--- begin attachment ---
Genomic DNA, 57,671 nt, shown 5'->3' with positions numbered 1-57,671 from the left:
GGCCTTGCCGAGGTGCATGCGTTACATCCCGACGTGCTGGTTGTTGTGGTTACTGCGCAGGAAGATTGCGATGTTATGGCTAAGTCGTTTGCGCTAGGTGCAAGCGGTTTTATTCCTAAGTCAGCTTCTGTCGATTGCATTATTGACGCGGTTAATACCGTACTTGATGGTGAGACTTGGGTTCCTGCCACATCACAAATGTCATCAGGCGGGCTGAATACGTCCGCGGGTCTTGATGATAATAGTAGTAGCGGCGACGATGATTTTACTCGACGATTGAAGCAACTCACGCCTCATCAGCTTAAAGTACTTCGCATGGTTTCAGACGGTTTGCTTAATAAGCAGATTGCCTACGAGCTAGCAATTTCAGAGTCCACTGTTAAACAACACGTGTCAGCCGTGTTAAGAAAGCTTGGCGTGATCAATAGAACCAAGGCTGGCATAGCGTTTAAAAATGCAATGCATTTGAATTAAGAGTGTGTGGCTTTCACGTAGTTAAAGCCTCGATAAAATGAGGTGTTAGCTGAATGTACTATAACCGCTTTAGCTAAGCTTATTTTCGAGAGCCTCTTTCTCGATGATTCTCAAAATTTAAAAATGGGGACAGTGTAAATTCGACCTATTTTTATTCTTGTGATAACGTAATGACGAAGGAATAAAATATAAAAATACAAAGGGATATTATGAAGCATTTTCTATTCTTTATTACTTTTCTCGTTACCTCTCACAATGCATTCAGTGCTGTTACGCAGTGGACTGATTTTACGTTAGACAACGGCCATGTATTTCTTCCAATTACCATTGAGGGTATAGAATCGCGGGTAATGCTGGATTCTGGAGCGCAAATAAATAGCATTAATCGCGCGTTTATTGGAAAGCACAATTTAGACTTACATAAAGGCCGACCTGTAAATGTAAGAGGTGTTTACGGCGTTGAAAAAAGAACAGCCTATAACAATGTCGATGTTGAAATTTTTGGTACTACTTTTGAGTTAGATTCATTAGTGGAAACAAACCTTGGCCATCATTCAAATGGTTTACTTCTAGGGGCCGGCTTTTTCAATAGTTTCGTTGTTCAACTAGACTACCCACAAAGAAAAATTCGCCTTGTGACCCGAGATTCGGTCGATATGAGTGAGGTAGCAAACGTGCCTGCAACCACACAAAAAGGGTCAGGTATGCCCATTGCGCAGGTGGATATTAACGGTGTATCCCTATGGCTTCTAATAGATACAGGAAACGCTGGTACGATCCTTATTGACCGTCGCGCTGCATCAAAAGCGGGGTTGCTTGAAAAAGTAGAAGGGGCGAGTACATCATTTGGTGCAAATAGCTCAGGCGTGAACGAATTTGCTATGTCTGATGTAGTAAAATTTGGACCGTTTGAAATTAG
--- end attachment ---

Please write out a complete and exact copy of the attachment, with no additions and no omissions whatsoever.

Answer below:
Genomic DNA, 57,671 nt, shown 5'->3' with positions numbered 1-57,671 from the left:
GGCCTTGCCGAGGTGCATGCGTTACATCCCGACGTGCTGGTTGTTGTGGTTACTGCGCAGGAAGATTGCGATGTTATGGCTAAGTCGTTTGCGCTAGGTGCAAGCGGTTTTATTCCTAAGTCAGCTTCTGTCGATTGCATTATTGACGCGGTTAATACCGTACTTGATGGTGAGACTTGGGTTCCTGCCACATCACAAATGTCATCAGGCGGGCTGAATACGTCCGCGGGTCTTGATGATAATAGTAGTAGCGGCGACGATGATTTTACTCGACGATTGAAGCAACTCACGCCTCATCAGCTTAAAGTACTTCGCATGGTTTCAGACGGTTTGCTTAATAAGCAGATTGCCTACGAGCTAGCAATTTCAGAGTCCACTGTTAAACAACACGTGTCAGCCGTGTTAAGAAAGCTTGGCGTGATCAATAGAACCAAGGCTGGCATAGCGTTTAAAAATGCAATGCATTTGAATTAAGAGTGTGTGGCTTTCACGTAGTTAAAGCCTCGATAAAATGAGGTGTTAGCTGAATGTACTATAACCGCTTTAGCTAAGCTTATTTTCGAGAGCCTCTTTCTCGATGATTCTCAAAATTTAAAAATGGGGACAGTGTAAATTCGACCTATTTTTATTCTTGTGATAACGTAATGACGAAGGAATAAAATATAAAAATACAAAGGGATATTATGAAGCATTTTCTATTCTTTATTACTTTTCTCGTTACCTCTCACAATGCATTCAGTGCTGTTACGCAGTGGACTGATTTTACGTTAGACAACGGCCATGTATTTCTTCCAATTACCATTGAGGGTATAGAATCGCGGGTAATGCTGGATTCTGGAGCGCAAATAAATAGCATTAATCGCGCGTTTATTGGAAAGCACAATTTAGACTTACATAAAGGCCGACCTGTAAATGTAAGAGGTGTTTACGGCGTTGAAAAAAGAACAGCCTATAACAATGTCGATGTTGAAATTTTTGGTACTACTTTTGAGTTAGATTCATTAGTGGAAACAAACCTTGGCCATCATTCAAATGGTTTACTTCTAGGGGCCGGCTTTTTCAATAGTTTCGTTGTTCAACTAGACTACCCACAAAGAAAAATTCGCCTTGTGACCCGAGATTCGGTCGATATGAGTGAGGTAGCAAACGTGCCTGCAACCACACAAAAAGGGTCAGGTATGCCCATTGCGCAGGTGGATATTAACGGTGTATCCCTATGGCTTCTAATAGATACAGGAAACGCTGGTACGATCCTTATTGACCGTCGCGCTGCATCAAAAGCGGGGTTGCTTGAAAAAGTAGAAGGGGCGAGTACATCATTTGGTGCAAATAGCTCAGGCGTGAACGAATTTGCTATGTCTGATGTAGTAAAATTTGGACCGTTTGAAATTAG